Among other groups accepting Koch money was the Thomas Jefferson Institute of Public Policy, a Northern Virginia-based free market think tank, according to the left-leaning group Sourcewatch. The institute once sponsored this blog.

A number of GMU professors have said that the Koch money didn’t really influence much as far as subject matter and it is true that plenty of left-leaning billionaires, such as Mike Bloomberg and George Soros, have made similar donations.

But in Virginia and elsewhere, the impact that David and his brother have made is remarkable.

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10 responses to “The Death of David Koch

  1. I know you’re no fan of the Koch Brothers, but that was a pretty even-handed treatment. My only objection would be your description of the Kochs as “hard right.” They are (were) more libertarian than conservative. They support(ed) a more liberal immigration regime. And they never pushed right-wing positions on culture-war issues like abortion, gay rights and gun rights (although some of the groups they funded may have). Mainly, they believed in free markets and small government.

    • Precisely, but they were not progressives so they were regularly smeared and attacked by progressives. That being said, and subject only to Jim’s comment re “hard right,” I also thought Peter’s piece fair, accurate and reasonable.

  2. Peter’s article was fair and honest and well written! The Kochs ARE “hard right” when it comes to government – few are further right on government regulation than they are BUT they are socially moderate, even liberal and totally to the left of many on the right when it comes to immigration and same sex marriage, etc.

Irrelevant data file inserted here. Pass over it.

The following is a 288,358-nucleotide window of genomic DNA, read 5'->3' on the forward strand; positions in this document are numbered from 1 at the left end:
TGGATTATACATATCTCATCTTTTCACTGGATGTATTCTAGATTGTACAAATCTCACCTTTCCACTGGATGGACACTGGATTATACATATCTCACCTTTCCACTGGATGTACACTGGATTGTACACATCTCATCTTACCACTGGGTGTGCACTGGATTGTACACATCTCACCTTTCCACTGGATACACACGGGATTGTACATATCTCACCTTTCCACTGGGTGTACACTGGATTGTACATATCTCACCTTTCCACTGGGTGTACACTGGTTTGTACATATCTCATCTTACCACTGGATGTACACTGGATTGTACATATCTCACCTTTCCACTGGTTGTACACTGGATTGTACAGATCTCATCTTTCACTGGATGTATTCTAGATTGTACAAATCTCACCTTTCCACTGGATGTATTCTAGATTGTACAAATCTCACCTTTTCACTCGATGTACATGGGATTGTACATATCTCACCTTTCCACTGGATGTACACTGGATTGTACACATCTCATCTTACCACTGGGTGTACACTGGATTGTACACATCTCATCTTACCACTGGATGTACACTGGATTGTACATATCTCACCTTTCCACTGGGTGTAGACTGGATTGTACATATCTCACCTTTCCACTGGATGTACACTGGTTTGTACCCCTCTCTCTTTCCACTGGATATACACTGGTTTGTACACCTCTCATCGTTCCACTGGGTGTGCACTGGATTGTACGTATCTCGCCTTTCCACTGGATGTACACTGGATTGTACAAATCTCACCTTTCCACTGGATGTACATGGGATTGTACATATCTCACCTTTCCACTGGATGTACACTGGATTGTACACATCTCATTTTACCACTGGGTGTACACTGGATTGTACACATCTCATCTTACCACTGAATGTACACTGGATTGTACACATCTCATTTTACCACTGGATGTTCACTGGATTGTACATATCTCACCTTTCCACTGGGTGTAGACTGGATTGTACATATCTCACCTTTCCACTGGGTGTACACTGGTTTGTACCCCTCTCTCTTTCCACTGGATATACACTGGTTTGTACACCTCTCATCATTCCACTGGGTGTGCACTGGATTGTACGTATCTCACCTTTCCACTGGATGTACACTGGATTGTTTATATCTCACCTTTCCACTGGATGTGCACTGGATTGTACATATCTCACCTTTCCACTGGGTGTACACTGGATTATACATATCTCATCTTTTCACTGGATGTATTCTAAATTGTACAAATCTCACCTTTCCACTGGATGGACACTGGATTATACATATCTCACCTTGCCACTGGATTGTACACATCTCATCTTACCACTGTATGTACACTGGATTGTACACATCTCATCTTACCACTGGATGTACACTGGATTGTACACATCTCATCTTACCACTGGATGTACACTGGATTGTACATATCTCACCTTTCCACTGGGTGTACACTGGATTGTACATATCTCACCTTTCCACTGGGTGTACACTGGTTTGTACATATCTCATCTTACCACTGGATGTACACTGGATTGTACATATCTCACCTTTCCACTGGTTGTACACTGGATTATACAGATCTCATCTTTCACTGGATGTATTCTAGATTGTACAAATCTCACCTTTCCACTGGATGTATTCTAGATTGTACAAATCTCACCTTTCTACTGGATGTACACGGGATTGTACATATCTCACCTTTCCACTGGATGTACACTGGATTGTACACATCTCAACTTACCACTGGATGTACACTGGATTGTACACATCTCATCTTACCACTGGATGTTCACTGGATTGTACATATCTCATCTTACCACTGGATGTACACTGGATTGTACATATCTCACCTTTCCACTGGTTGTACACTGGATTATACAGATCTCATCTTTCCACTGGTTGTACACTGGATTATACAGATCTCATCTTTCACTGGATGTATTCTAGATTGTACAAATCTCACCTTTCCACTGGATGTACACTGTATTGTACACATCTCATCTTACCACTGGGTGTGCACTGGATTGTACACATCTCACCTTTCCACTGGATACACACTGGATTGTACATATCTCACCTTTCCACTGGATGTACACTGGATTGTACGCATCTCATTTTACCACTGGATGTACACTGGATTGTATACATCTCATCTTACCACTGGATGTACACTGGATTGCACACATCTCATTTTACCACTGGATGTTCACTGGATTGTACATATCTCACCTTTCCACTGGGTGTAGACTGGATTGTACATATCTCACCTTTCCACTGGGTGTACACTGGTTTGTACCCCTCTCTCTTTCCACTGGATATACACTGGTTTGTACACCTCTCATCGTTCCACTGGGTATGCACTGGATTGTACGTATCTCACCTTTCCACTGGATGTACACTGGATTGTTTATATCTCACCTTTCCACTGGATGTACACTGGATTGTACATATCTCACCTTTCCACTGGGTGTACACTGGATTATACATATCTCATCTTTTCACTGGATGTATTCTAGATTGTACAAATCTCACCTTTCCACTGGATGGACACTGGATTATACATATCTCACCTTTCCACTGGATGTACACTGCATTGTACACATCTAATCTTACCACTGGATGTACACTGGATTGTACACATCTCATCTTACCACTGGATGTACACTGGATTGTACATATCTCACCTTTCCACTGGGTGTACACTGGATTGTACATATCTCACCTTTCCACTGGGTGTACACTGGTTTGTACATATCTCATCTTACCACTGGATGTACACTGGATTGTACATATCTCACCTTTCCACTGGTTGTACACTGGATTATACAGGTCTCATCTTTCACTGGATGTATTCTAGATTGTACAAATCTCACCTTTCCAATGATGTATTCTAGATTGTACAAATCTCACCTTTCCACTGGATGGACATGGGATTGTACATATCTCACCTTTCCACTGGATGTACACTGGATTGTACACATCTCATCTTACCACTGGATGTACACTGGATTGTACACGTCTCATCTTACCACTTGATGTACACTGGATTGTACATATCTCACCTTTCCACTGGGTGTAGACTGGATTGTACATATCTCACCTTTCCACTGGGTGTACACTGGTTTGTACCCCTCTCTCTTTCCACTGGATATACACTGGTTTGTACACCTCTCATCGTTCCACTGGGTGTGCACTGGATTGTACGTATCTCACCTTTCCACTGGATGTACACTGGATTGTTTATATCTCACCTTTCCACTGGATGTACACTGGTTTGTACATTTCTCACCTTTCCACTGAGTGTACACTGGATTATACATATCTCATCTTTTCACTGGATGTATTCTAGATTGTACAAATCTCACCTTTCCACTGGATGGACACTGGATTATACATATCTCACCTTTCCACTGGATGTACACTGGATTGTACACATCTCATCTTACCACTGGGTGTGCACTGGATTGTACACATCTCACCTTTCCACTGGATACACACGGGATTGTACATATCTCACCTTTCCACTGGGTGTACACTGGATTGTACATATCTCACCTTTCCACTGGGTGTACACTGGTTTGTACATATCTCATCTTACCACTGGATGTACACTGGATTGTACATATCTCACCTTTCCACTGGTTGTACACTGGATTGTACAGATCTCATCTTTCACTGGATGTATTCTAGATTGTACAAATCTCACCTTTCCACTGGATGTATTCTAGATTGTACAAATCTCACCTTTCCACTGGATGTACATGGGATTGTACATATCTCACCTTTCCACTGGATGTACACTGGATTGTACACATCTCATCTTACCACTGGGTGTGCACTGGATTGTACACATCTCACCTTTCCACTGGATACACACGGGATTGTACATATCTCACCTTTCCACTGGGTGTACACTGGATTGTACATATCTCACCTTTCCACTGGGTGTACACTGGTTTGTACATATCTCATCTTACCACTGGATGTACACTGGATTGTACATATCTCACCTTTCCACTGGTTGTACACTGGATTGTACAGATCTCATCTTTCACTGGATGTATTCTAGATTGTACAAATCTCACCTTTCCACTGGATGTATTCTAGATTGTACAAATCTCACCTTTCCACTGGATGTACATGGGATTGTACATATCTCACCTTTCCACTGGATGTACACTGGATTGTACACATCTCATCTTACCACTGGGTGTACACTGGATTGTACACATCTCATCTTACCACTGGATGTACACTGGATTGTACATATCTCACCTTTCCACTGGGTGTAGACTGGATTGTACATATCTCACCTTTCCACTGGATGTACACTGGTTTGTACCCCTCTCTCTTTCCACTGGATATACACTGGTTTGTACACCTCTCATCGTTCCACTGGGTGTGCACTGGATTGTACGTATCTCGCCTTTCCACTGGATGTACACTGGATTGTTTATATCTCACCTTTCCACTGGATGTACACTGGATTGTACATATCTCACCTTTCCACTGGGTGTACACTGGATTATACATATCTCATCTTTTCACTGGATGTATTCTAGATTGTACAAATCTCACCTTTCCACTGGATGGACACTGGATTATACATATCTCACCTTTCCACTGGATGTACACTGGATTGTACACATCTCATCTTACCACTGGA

When I hear folks belly-ache about how liberals would do this or do that – one only has to look at the Koch brothers to see just how effective they have been. ALEC and the Tea party are just two that became major influences on government and Donors Trust and others.

    At the end of the day, I’d take a Koch-endorsed candidate ANY DAY over what we have right now!

  3. I know someone who attends regularly the weekend retreats, and once I’d had the chance to read through materials and notes it was clear to me that the Koch brothers are among the most misunderstood forces in US political culture. You may not concur with their priorities but you have to give them credit for the strength of their conviction. So much $ spent on so much that looks futile. Most philanthropists would have stopped giving long ago with some dim prospects for success.

  4. And here’s a squib on the dismissal of leftwing idol Michael Mann’s libel lawsuit against Dr. Tim Ball in British Columbia for refusing to produce the documents used to calculate the famous/infamous hockey stick graph. https://www.powerlineblog.com/archives/2019/08/michael-mann-refuses-to-produce-data-loses-case.php

    Under any common law country’s litigation rules, a party to a lawsuit must produce all documents related to the claims or defenses in the claim. Moreover, Mann was ordered to provide the documents by the judge but refused to cooperate. One would think the MSM media would be all over this one. LoL.

    • Funny how often the people liberals choose to pillory turn out to be right after all. Dragas was completely correct in her assessment of Theresa Sullivan and Cuccinelli was right about Mann.

  5. Good article but Jim’s point stands. I can’t really decide whether the left just doesn’t understand the difference between hard core conservatives and libertarians or just doesn’t care because neither are progressives.

  6. Ripper, when it comes to government they are absolutely “hard right” but not so much on social issues. Live them or hate them, they gsve highly effective. Odd they back
    Pence

    • “Ripper, when it comes to government they are absolutely “hard right” but not so much on social issues.”

      Pretty much the definition of a libertarian. Now either light up or leave me alone.

  7. Dr
    No problem. Am having a good day